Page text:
You, to a hiring manager: "When you hire me, your boss will congratulate you on making a good hire."
   6.  They have a clear call to action (CTA) that makes it easy to take the next step.
call to action - noun

An instruction to take a particular action, usually a conversion action. Often abbreviated as CTA.

Create a Crash account today
You, to a hiring manager: Schedule a short phone interview with me [hyperlink to your scheduling tool of choice]
That’s pretty much it. Now let’s explore these elements of an awesome, professional cover letter that gets you in the door.

Building a better cover letter

To maximize your chances of getting a response and starting a conversation, your cover letter needs to make a solid argument for why you’re worth spending more than seven seconds learning about. We do this with a few steps:
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Step 1: Decide who to send your cover letter to

Writing anything like “dear sir or madam,” “dear hiring manager,” or “to whom it may concern” is hands-down the best way to sound just like everybody else. It‘s a great way of saying, “I care about this opportunity so much I did the same thing everyone else did and repeated it for every other company, too.” Yawn.

Think about asking for an interview like you’re asking for a date. It’s not about a date in general. It’s about a date with a specific, real, individual person.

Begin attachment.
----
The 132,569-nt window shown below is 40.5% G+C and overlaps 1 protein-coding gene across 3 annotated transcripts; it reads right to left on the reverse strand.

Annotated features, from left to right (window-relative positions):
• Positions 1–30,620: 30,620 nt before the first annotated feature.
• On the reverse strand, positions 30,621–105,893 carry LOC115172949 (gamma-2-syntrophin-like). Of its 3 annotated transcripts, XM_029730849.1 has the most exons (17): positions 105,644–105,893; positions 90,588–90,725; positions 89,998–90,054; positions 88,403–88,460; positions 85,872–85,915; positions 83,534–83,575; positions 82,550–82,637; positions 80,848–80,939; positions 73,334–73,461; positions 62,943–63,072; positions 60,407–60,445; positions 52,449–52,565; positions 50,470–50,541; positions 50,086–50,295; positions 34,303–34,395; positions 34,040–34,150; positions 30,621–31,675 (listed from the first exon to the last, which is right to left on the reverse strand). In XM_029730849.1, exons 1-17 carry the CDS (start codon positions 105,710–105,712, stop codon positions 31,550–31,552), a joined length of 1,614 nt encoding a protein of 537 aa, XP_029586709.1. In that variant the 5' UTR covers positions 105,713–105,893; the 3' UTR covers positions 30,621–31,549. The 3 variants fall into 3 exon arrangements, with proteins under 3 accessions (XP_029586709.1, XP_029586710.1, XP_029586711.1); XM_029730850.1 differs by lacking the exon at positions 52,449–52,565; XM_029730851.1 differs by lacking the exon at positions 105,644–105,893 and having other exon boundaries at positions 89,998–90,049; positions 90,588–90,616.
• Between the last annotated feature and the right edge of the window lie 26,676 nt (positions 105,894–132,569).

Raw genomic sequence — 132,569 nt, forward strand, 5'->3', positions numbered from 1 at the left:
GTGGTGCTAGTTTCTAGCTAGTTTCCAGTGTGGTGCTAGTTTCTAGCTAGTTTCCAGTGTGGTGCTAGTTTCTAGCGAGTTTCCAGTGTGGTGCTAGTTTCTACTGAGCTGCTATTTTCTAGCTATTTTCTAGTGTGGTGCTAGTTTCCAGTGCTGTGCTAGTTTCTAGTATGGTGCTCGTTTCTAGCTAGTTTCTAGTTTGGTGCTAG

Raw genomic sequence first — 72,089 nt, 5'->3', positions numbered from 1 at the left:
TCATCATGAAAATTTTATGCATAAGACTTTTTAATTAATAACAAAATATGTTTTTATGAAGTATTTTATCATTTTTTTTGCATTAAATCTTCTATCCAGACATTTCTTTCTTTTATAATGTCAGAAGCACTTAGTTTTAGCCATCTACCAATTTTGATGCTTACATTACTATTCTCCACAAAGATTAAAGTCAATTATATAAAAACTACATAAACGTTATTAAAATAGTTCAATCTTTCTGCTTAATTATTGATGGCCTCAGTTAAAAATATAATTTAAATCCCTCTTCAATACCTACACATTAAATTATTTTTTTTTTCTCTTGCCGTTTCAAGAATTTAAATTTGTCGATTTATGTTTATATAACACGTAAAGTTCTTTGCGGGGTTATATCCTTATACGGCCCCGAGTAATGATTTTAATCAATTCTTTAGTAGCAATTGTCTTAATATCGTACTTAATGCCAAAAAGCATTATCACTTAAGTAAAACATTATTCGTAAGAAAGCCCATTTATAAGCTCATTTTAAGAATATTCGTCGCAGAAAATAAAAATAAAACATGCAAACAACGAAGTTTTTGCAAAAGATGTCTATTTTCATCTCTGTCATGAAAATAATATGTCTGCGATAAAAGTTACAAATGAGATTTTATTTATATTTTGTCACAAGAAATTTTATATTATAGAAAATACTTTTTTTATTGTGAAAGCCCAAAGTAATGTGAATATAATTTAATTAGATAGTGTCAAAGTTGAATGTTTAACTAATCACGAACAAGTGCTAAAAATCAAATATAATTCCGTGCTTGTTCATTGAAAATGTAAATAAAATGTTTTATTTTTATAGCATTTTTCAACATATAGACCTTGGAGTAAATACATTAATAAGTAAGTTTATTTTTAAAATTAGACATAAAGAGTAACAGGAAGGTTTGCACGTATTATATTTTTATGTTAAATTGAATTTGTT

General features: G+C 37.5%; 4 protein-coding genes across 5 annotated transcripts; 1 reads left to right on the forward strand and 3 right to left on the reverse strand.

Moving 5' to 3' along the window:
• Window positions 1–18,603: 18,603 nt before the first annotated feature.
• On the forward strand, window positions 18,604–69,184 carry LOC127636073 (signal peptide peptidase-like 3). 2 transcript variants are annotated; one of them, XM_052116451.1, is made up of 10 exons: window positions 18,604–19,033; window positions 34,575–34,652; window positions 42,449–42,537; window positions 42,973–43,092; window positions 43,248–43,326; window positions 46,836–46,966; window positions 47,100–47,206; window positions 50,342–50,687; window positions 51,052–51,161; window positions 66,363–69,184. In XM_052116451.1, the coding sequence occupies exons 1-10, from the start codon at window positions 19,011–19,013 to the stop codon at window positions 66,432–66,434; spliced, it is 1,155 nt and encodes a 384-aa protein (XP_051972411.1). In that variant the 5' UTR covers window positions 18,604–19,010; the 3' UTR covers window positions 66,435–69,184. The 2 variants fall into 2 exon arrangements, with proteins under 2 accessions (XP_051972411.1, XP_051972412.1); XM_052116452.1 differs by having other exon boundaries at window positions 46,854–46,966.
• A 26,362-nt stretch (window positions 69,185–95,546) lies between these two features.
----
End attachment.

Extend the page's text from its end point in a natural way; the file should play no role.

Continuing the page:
A human is going to read your cover letter, and you’re better off being specific about which human.

The best person to send your cover letter to

Whenever possible, send your cover letter to the hiring manager for the role you’re interested in. Here’s how to find the hiring manager for a job.

If you can’t figure out exactly who to reach out to, get creative with titles and keywords. You can try:
It’s up to you to choose who to email. But the person you choose to email should make sense to email. If you’re interested in a customer service position, you probably shouldn’t reach out to the engineering manager. Instead, go for someone in the role or someone who heads that department up (like a customer success manager!).

In some early-stage startups, you can even reach out directly to the founders and get a response.

In fact, you should know there’s an advantage to reaching out to someone high up on the totem pole. Can you guess what it is?

If you reach out impressively and ask, “Are you the right person to talk about this?” (more on writing in Step 4) that person will often refer you to the exact hiring manager for the role. And that makes you look pretty good.